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Qualitative analysis of social media data

Beneito-Montagut, Roser 2019. Qualitative analysis of social media data. In: Atkinson, Paul, Delamont, Sara, Cernat, Alexandru, Sakshaug, Joseph W. and Williams, Richard A. eds. SAGE Research Methods Foundations, SAGE, (10.4135/9781526421036840280)

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Abstract

Society has become thoroughly mediatised. Every aspect and part of society from the economy, politics and education to civil society and everyday social relations is immersed by media. Today we have the internet, smart phones, apps, social network services, blogs, email, and other social media platforms. Social media has brought changes to the way we inform, communicate with others, learn, play and socialize. Most people are quite well connected and communicate with others and while being connected they obtain, organize, produce and share information on a regular basis. These common routinely activities generate a large amount of information and knowledge of different forms, much of it created by ‘ordinary people’. This information is generally referred as digital social data which is potentially of great interest to social scientists (Sloan and Quan-Haase, 2017). From the emergence of the internet, both quantitative and qualitative research have been interested in analysing digital data for its endeavour. As social media have enlarged the size and variety of the traces of social actors’ actions and expressions, the analytical possibilities available for social science researchers have been reshaped too. This has brought to the fore the necessity of methodological innovations and interdisciplinary collaboration for the study of social media data. Conversely, this digital turn has generated lively debates about its potential to know the contemporary social world. While at the beginning of internet research scholars tended to study social life online as a separated from ‘real life’, researchers disputed this and argued the need for online social life to be viewed as an integral part of social life (Beneito-Montagut, 2011). Nevertheless, linking social media data to what is going on offline is still one of the challenges of digital social science research.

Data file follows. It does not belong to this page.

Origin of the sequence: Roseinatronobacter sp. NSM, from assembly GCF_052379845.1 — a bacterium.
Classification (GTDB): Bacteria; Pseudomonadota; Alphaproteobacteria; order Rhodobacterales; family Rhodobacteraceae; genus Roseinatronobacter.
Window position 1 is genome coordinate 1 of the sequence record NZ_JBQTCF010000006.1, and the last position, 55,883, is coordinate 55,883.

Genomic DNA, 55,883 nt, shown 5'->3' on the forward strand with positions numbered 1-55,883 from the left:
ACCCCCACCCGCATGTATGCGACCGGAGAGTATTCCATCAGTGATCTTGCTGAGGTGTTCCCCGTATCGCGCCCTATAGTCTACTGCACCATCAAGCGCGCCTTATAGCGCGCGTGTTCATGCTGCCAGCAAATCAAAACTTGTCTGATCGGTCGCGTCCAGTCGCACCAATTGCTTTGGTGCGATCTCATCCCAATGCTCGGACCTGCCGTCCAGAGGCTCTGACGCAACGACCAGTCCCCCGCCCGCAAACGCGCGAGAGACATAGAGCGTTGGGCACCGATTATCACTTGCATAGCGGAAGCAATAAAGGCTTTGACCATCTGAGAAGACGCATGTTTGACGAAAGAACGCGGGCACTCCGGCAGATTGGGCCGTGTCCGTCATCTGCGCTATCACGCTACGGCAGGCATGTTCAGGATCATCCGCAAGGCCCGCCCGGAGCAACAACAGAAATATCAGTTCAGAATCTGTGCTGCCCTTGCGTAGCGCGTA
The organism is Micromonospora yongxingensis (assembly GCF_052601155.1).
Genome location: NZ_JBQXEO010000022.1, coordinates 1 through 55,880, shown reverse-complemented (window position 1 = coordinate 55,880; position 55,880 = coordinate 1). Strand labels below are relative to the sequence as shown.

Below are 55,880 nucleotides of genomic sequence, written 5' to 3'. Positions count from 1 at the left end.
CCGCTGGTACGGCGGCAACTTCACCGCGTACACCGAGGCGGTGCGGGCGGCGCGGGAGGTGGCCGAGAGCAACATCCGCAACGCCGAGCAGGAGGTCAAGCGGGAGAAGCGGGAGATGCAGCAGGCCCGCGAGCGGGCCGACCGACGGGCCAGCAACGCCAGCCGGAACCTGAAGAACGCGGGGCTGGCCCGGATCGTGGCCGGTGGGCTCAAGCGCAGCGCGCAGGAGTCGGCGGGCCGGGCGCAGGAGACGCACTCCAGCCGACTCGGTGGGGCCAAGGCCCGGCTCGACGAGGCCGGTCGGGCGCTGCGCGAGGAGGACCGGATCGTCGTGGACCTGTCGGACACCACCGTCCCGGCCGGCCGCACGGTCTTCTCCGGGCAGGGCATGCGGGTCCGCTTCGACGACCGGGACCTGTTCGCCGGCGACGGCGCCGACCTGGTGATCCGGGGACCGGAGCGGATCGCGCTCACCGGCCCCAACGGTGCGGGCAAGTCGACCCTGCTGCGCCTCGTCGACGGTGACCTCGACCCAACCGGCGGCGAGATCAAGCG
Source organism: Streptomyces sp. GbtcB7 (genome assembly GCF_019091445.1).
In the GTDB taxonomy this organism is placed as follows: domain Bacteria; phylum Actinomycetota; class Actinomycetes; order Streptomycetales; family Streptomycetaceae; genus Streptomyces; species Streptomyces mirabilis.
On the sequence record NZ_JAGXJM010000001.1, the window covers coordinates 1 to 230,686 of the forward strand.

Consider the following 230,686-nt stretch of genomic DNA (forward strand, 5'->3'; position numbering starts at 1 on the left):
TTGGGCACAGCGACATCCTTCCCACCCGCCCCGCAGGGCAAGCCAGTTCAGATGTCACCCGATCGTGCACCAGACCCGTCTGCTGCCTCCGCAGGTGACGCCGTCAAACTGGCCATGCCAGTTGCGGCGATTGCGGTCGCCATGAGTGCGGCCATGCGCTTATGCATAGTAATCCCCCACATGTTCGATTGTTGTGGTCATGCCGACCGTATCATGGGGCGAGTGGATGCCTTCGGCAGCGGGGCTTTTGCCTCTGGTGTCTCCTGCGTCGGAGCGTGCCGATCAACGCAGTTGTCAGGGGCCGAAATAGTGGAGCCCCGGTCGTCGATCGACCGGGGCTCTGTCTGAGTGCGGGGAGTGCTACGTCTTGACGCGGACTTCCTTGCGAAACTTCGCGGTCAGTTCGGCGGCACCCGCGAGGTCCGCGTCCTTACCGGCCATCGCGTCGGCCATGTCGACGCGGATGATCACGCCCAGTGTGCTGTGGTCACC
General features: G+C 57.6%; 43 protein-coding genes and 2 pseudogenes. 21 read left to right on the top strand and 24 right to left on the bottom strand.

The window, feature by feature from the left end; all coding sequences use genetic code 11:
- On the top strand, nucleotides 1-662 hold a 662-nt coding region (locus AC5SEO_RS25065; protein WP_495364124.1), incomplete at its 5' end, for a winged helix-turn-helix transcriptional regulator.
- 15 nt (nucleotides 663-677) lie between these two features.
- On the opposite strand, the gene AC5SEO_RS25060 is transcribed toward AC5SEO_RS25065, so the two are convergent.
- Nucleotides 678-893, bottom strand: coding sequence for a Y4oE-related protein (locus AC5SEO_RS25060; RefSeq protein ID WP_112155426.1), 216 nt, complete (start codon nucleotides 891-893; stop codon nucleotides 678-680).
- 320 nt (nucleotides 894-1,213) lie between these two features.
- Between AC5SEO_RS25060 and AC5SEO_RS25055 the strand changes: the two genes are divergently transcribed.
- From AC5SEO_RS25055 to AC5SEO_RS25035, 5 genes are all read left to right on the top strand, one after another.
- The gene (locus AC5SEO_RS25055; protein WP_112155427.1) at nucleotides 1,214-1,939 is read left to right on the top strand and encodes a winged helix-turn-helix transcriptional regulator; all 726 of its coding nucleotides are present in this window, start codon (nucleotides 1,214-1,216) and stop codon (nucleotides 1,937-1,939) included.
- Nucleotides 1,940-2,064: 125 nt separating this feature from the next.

Item Type: Book Section
Date Type: Published Online
Status: Published
Schools: Social Sciences (Includes Criminology and Education)
Subjects: H Social Sciences > H Social Sciences (General)
H Social Sciences > HM Sociology
Publisher: SAGE
ISBN: 9781526421036
Date of First Compliant Deposit: 8 January 2020
Last Modified: 08 Jan 2020 17:00
URI: http://orca.cf.ac.uk/id/eprint/125646

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